Huddleston Tax Weekly will continue to feature articles on contracts because it is very important for business owners to have at least a basic knowledge of contract law. Business owners negotiate and execute contracts on a recurring basis and so an understanding of fundamental contract principles is essential. Today we will discuss the concept of substantial performance and demonstrate how this concept informs how damages are settled when a contract has been breached.
Many people assume that when a breach of contract has occurred damages necessarily follow in all instances. In reality, this is not always the case. If an offending party violates a contract in such a way that the violation does not materially affect the goals of the contract then damages usually do not follow. The case of Jacob & Youngs v. Kent (1921) is a famous example of a breach which ended up not leading to any damages.
The plaintiff (Jacob & Youngs) contracted with defendant (Kent) to build a house. The defendant wished to have a specific brand of pipe installed and the contract reflected this wish. When the plaintiff was nearly completed with the project the defendant discovered that a different brand of pipe had been used. The pipe used by the plaintiff was of equal quality to the brand of pipe desired by defendant. The plaintiff originally brought suit in order to receive the remainder owed by the defendant on the original contract price. The defendant argued that the breach was material and requested that the existing pipe should be replaced with the desired brand. The plaintiff argued that using a different brand was a trivial error and that replacement would present an oppressive burden.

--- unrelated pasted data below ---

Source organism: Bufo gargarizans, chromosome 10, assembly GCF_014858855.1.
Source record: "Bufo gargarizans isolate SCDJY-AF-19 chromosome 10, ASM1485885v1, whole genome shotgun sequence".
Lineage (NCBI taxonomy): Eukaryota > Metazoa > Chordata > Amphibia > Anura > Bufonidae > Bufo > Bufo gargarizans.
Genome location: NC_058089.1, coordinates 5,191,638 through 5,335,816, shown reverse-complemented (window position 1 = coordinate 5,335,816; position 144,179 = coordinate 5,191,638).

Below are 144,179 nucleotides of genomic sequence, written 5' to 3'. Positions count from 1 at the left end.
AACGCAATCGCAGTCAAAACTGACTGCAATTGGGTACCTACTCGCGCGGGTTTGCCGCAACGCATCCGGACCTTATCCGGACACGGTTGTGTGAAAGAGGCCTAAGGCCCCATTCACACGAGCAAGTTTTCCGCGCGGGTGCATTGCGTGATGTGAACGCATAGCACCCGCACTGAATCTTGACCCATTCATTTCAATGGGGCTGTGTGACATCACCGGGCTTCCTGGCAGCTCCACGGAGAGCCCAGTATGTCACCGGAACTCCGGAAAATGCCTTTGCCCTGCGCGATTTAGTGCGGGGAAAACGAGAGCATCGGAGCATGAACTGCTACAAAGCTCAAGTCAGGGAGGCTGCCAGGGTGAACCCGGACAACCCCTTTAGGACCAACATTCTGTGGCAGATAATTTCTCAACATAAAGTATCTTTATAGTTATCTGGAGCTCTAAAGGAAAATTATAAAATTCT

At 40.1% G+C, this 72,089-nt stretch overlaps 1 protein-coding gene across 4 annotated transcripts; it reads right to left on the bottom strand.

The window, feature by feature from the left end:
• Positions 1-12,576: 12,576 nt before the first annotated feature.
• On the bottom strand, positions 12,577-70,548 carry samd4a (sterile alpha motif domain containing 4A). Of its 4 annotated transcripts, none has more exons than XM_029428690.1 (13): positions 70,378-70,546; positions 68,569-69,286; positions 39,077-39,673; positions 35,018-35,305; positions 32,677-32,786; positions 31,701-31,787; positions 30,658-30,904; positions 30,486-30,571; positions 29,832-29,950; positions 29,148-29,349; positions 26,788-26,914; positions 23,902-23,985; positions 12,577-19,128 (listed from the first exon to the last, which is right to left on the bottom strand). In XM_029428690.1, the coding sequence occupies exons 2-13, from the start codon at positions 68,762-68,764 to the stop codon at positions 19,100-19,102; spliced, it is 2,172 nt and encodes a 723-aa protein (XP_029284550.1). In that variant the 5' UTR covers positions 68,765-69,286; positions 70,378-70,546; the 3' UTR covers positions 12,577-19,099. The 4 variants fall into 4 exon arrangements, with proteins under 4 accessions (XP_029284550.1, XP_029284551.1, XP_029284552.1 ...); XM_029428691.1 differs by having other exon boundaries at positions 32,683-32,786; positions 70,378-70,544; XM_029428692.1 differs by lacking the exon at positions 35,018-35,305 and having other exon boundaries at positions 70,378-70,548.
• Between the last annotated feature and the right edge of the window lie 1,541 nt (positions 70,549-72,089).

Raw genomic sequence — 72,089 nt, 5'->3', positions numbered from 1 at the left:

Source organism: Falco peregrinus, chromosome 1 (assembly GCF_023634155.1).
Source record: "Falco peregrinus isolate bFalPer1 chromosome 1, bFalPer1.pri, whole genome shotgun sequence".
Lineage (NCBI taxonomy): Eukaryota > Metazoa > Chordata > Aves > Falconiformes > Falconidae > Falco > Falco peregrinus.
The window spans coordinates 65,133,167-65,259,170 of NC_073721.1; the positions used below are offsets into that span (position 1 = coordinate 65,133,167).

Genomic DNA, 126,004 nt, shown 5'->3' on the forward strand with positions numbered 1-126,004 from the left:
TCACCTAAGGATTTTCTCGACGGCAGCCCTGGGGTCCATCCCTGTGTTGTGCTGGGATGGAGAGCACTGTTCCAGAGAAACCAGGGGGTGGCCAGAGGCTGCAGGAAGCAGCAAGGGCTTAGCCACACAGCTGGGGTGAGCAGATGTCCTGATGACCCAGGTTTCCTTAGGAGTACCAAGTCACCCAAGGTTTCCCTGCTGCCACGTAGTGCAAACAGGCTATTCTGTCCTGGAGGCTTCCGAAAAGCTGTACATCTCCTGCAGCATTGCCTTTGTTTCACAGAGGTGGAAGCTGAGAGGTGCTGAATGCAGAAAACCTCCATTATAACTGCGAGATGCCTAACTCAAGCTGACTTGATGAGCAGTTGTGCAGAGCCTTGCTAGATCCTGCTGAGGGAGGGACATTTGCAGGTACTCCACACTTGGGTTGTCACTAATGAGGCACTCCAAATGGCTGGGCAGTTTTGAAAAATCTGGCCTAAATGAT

The doctrine of substantial performance prevents trivial offenses from totally wiping out an existing contract. When a breach of contract is deemed trivial such that it does not materially affect the goals of a contract the offending party must pay for whatever difference in value occurs as a consequence of its breach. The offending party is not required to redo every part of the contract.
The court (New York Court of Appeals, highest court in the state of New York) found that using a pipe of a different brand but of the same type and quality was a trivial error. Ordering the plaintiff to completely replace the existing pipe with the desired brand would be oppressively expensive. However, since the plaintiff did breach the contract, the defendant is entitled to the difference in value between the product received and the product promised. In this case, the difference in value was literally zero because the two brands of pipe were of the same quality.
In the world of business, these kinds of trivial mistakes are quite common. Having an awareness of the concept of substantial performance can give you a sense of what to expect when these sorts of errors happen.